Frank G. Oppenheim, DMD, PhD
|Institution||Boston University Henry M. Goldman School of Dental Medicine|
|Department||Molecular & Cell Biology|
|Address||700 Albany St Ctr for Adv Biomed Res|
Boston MA 02118
|Institution||Boston Medical Center|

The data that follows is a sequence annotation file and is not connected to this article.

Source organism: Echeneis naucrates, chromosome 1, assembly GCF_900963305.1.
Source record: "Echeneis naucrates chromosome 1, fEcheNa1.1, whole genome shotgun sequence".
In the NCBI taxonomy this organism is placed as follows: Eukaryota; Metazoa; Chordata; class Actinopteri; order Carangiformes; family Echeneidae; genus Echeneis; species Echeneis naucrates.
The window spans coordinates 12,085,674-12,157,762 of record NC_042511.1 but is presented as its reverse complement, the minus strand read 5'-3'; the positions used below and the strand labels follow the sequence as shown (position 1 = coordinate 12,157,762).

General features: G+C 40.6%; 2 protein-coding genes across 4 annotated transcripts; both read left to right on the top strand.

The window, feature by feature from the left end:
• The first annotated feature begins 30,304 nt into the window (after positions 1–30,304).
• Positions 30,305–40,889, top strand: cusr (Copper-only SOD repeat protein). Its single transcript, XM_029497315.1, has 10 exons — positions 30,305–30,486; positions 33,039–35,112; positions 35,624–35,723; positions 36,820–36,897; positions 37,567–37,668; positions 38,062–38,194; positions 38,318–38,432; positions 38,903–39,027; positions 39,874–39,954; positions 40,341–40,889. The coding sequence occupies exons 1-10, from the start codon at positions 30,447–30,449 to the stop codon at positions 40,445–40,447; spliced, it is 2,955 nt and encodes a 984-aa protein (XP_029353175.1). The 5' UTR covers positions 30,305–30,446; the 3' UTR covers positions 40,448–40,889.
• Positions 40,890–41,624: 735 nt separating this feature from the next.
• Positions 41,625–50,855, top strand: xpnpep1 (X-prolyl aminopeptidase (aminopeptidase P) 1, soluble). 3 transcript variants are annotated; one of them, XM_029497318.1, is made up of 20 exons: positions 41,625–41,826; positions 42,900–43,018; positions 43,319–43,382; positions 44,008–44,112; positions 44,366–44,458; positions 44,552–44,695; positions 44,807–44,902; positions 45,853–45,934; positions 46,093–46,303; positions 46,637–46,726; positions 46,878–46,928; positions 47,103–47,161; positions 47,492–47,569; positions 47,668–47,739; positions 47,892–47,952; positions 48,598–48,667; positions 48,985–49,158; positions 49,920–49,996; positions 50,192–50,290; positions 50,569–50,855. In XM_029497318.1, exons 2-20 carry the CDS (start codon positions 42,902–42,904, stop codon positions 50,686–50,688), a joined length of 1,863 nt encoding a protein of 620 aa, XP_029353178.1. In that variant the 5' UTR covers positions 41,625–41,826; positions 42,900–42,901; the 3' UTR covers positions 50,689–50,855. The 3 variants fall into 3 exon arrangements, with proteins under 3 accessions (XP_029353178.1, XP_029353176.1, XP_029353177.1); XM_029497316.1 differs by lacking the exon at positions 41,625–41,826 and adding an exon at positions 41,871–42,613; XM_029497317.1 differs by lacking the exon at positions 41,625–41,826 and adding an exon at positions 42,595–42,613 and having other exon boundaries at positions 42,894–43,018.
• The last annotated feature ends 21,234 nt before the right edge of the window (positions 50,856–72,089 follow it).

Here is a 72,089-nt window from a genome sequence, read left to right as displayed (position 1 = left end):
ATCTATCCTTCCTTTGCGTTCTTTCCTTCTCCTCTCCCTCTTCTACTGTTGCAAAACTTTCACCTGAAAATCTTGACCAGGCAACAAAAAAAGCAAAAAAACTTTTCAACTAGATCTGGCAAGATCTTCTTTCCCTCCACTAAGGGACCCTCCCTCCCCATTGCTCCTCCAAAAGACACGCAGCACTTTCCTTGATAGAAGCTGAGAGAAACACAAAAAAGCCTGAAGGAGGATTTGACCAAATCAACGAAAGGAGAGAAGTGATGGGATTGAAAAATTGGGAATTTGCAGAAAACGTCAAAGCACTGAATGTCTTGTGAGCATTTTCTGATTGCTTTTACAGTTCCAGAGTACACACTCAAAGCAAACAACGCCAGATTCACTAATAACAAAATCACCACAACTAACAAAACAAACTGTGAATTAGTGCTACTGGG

The work of my laboratory focuses on the elucidation of structure and function of salivary proteins, which play important role in host defense mechanisms. Structural analysis, peptide biomimetics employing solid phase peptide synthesis and recombinant expression methods are being used in the identification of functional domains within proteins. Functional investigations comprise mechanisms related to anti-bacterial, anti-fungal and mineral homeostasis. Emphasis on these processes is aimed at understanding the basic physiology of hard and soft tissue protection in the oral environment. Proteins such as the histatins, the proline-rich proteins and statherin are examples of proteins unique to the oral cavity. For example, the discovery of the histatin protein family showed that these small basic proteins are rich in histidine, exhibit anti-microbial properties, contain specific functional domains, and are able to kill yeasts by entering cells and target mitochondria. The mechanisms of cell death is being studied. and it has been shown that the killing effect of histatins is related to the inhibition of the respiratory chain leading to the formation reactive oxygen radicals. Other studies in progress comprise the identification and characterization of salivary protein which show selective adsorption to hydroxyapaptite forming a unique protein film on the mineral surfaces of teeth. This protein film determines de- and re-mineralization processes and dictates the early events of microbial colonization.. These studies include biophysical techniques such as NMR and mass spectrometry. Approaches of proteomics are being used to characterize proteins and peptides formed on mineral surfaces in vivo.